Why is it so confusing to update nvidia drivers for an older Tesla C2070?

I’ve spent half a day trying to reconcile cuda/nvidia drivers with centos 7 compatibility. Don’t really know what is compatible with what. Trying to avoid copying/pasting commands as root and breaking my system. Below I copied what nvidia-smi shows.

I want to upgrade the cuda library so that I can run tensorflow which seems to require version 8+. Right now it is at version 7 I believe.

I went to nvidia website to download NVIDIA-Linux-x86_64-410.129-diagnostic.run for my TeslaC2070. When I run it I get this scary message. So I cancelled it.

"WARNING: The NVIDIA Quadro FX 580 GPU installed in this system is supported through the NVIDIA 340.xx legacy Linux graphics drivers. Please visit http://www.nvidia.com/object/unix.html for more information. The 410.129 NVIDIA Linux graphics driver will ignore this GPU. "

[root@BPSBX6 hussaif1]# nvidia-smi
Wed Jan 27 15:03:20 2021
±-----------------------------------------------------+
| NVIDIA-SMI 340.76 Driver Version: 340.76 |
|-------------------------------±---------------------±---------------------+
| GPU Name Persistence-M| Bus-Id Disp.A | Volatile Uncorr. ECC |
| Fan Temp Perf Pwr:Usage/Cap| Memory-Usage | GPU-Util Compute M. |
|===============================+======================+======================|
| 0 Quadro FX 580 Off | 0000:03:00.0 N/A | N/A |
| 40% 57C P12 N/A / N/A | 105MiB / 511MiB | N/A Default |
±------------------------------±---------------------±---------------------+
| 1 Tesla C2070 Off | 0000:04:00.0 Off | 0 |
| 40% 87C P8 N/A / N/A | 9MiB / 5375MiB | 0% Default |
±------------------------------±---------------------±---------------------+

±----------------------------------------------------------------------------+
| Compute processes: GPU Memory |
| GPU PID Process name Usage |
|=============================================================================|
| 0 Not Supported |
±----------------------------------------------------------------------------+

Before you do anything else, carefully check the Tensorflow hardware requirements. I don’t think Tensorflow supports these outdated GPUs. A Tesla C2070 has compute capability 2.0. I don’t think that is sufficient to run Tensorflow, but don’t take my word for it, check the official documentation.

This is an ancient GPU from 2009 with compute capability 1.1. It is not supported by the 410 driver, only by the much older 340 driver, as the warning message tells you. You can only run with one NVIDIA driver at any given time. So the driver support (or lack thereof) for the oldest GPU in the system will limit how recent a driver you can install.

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Thanks. I checked and Tensorflow supports these hardware below. The confusing part is what is my “cuda architecture”. I believe my libcuda is 7.0 ? So is that what I am running? I also remember seeing some error message saying my cuda is 3.0 ? Not sure which it is…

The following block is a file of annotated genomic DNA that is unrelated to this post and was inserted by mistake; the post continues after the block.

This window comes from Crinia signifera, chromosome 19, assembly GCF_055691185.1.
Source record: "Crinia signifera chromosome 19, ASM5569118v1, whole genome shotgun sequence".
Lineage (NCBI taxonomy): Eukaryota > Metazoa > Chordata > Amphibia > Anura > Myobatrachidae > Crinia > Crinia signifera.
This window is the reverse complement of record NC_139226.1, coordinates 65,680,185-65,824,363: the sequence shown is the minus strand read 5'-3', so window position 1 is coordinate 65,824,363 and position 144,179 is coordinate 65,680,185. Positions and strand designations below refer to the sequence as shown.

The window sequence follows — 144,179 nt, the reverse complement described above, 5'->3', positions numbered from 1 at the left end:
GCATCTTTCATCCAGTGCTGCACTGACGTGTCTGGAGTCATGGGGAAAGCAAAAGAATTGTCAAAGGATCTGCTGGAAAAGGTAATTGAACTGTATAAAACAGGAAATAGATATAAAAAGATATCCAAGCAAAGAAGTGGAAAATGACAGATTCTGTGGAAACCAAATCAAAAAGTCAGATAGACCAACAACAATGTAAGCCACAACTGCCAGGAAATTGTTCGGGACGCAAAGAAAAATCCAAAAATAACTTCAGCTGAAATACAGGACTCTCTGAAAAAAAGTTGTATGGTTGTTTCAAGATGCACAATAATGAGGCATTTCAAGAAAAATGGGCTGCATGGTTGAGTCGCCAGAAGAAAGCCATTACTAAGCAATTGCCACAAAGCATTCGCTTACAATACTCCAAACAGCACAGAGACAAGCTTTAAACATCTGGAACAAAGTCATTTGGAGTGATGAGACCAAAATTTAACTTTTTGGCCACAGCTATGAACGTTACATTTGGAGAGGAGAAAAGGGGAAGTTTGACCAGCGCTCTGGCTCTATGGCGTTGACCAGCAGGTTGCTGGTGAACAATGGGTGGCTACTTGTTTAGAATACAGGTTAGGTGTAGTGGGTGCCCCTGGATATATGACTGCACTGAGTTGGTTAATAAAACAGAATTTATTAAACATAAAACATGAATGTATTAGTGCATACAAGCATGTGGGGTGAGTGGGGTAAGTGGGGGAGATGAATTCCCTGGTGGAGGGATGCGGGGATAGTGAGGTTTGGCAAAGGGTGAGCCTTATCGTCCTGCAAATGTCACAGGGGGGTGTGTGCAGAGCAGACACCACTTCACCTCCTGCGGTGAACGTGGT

NVIDIA® GPU card with CUDA® architectures 3.5, 5.0, 6.0, 7.0, 7.5, 8.0 and higher than 8.0

I see. Let’s say I install the latest driver. Does this mean nvidia will only be able to see and use the the C2070? Will the OS still be able to use the Quadro FX 580 ? I presume the Quadro is used to hook up a dual monitor to. Unfortunately I do not have the machine in hand. I am helping someone else who is remote.

What they mean by “CUDA architecture” is “compute capability” in NVIDIA terminology. I don’t know why the Tensorflow folks didn’t use the long-established terminology, thus increasing the probability of confusion.

The minimum compute capability required by Tensorflow is 3.5, the Tesla C2070 has 2.0. You will need newer GPU hardware. Since older GPU architectures become obsolete all the time, I would suggest acquiring GPUs with compute capability 6.0 or higher.

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The latest available drivers will support neither the Quadro FX580 nor the Tesla C2070. Both of these are utterly obsolete. Given the current rate of technological progress in the GPU field, the active usable life-time of a GPU is about five years. Beyond that you’ll run into issues with requiring all sorts of legacy software components (old CUDA versions, old drivers, old OS version, old host toolchains) to operate the hardware. Not worth the hassle.

If there is an issue of financial constraint, consider deploying fairly recent second-hand (used) hardware.

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Ok but my understanding is that running NVIDIA-Linux-x86_64-410.129-diagnostic.run will support the C2070 but not the FX580. Since I risk breaking the system I did not run it . The nvidia website told me to download that file for the C2070.

I see your point about this stuff being obsolete. But for now I am curious to see what kind of performance I can get out of the C2070. I understand the compute capability is 2.0 which means I will probably need to install an older tensorflow version.

If you asked the NVIDIA site for the latest driver that supports the C2070, it recommended the appropriate driver version. But that driver does not support the Quadro FX580 (which is even older), which would be inoperable under that driver version. If you need a working Quadro FX580 in the system for graphics output, you would certainly have a problem.

Generally speaking, if you need all GPUs installed in a system to be in working order, you would want to ask the NVIDIA site for the latest package supporting the oldest GPU in the system.